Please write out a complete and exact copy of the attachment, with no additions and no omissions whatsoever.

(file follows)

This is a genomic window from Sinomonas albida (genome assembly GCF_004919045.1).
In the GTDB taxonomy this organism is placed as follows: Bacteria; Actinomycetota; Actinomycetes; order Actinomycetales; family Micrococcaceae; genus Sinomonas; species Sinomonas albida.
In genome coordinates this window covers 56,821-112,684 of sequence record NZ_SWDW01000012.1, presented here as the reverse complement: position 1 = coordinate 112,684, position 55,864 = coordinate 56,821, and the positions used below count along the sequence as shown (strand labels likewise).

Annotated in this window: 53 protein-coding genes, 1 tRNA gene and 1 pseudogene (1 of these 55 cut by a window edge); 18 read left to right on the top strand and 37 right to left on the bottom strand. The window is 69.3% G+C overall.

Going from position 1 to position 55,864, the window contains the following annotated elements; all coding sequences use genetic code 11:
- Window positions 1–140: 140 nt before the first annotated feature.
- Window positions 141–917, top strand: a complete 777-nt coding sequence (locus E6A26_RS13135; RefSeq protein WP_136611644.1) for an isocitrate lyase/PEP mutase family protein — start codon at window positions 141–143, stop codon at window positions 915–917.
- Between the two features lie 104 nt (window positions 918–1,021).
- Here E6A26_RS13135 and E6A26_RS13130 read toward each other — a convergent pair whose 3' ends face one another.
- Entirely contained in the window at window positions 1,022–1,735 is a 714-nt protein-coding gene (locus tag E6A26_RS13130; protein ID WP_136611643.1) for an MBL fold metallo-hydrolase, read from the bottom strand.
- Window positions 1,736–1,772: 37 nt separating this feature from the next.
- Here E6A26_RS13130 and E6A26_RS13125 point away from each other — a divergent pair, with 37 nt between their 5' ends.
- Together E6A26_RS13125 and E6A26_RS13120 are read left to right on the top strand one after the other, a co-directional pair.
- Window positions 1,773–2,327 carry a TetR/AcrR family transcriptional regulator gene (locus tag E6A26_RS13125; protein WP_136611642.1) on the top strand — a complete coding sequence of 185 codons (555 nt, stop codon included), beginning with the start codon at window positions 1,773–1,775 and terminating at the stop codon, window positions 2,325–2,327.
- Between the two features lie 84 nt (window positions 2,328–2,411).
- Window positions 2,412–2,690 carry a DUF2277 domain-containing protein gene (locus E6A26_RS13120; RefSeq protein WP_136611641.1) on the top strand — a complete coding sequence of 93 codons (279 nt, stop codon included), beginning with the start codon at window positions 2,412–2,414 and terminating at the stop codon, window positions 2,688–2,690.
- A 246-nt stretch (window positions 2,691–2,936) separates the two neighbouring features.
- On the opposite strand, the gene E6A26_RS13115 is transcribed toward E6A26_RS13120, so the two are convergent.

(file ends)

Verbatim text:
This is a genomic window from Sinomonas albida (genome assembly GCF_004919045.1).
In the GTDB taxonomy this organism is placed as follows: Bacteria; Actinomycetota; Actinomycetes; order Actinomycetales; family Micrococcaceae; genus Sinomonas; species Sinomonas albida.
In genome coordinates this window covers 56,821-112,684 of sequence record NZ_SWDW01000012.1, presented here as the reverse complement: position 1 = coordinate 112,684, position 55,864 = coordinate 56,821, and the positions used below count along the sequence as shown (strand labels likewise).

Annotated in this window: 53 protein-coding genes, 1 tRNA gene and 1 pseudogene (1 of these 55 cut by a window edge); 18 read left to right on the top strand and 37 right to left on the bottom strand. The window is 69.3% G+C overall.

Going from position 1 to position 55,864, the window contains the following annotated elements; all coding sequences use genetic code 11:
- Window positions 1–140: 140 nt before the first annotated feature.
- Window positions 141–917, top strand: a complete 777-nt coding sequence (locus E6A26_RS13135; RefSeq protein WP_136611644.1) for an isocitrate lyase/PEP mutase family protein — start codon at window positions 141–143, stop codon at window positions 915–917.
- Between the two features lie 104 nt (window positions 918–1,021).
- Here E6A26_RS13135 and E6A26_RS13130 read toward each other — a convergent pair whose 3' ends face one another.
- Entirely contained in the window at window positions 1,022–1,735 is a 714-nt protein-coding gene (locus tag E6A26_RS13130; protein ID WP_136611643.1) for an MBL fold metallo-hydrolase, read from the bottom strand.
- Window positions 1,736–1,772: 37 nt separating this feature from the next.
- Here E6A26_RS13130 and E6A26_RS13125 point away from each other — a divergent pair, with 37 nt between their 5' ends.
- Together E6A26_RS13125 and E6A26_RS13120 are read left to right on the top strand one after the other, a co-directional pair.
- Window positions 1,773–2,327 carry a TetR/AcrR family transcriptional regulator gene (locus tag E6A26_RS13125; protein WP_136611642.1) on the top strand — a complete coding sequence of 185 codons (555 nt, stop codon included), beginning with the start codon at window positions 1,773–1,775 and terminating at the stop codon, window positions 2,325–2,327.
- Between the two features lie 84 nt (window positions 2,328–2,411).
- Window positions 2,412–2,690 carry a DUF2277 domain-containing protein gene (locus E6A26_RS13120; RefSeq protein WP_136611641.1) on the top strand — a complete coding sequence of 93 codons (279 nt, stop codon included), beginning with the start codon at window positions 2,412–2,414 and terminating at the stop codon, window positions 2,688–2,690.
- A 246-nt stretch (window positions 2,691–2,936) separates the two neighbouring features.
- On the opposite strand, the gene E6A26_RS13115 is transcribed toward E6A26_RS13120, so the two are convergent.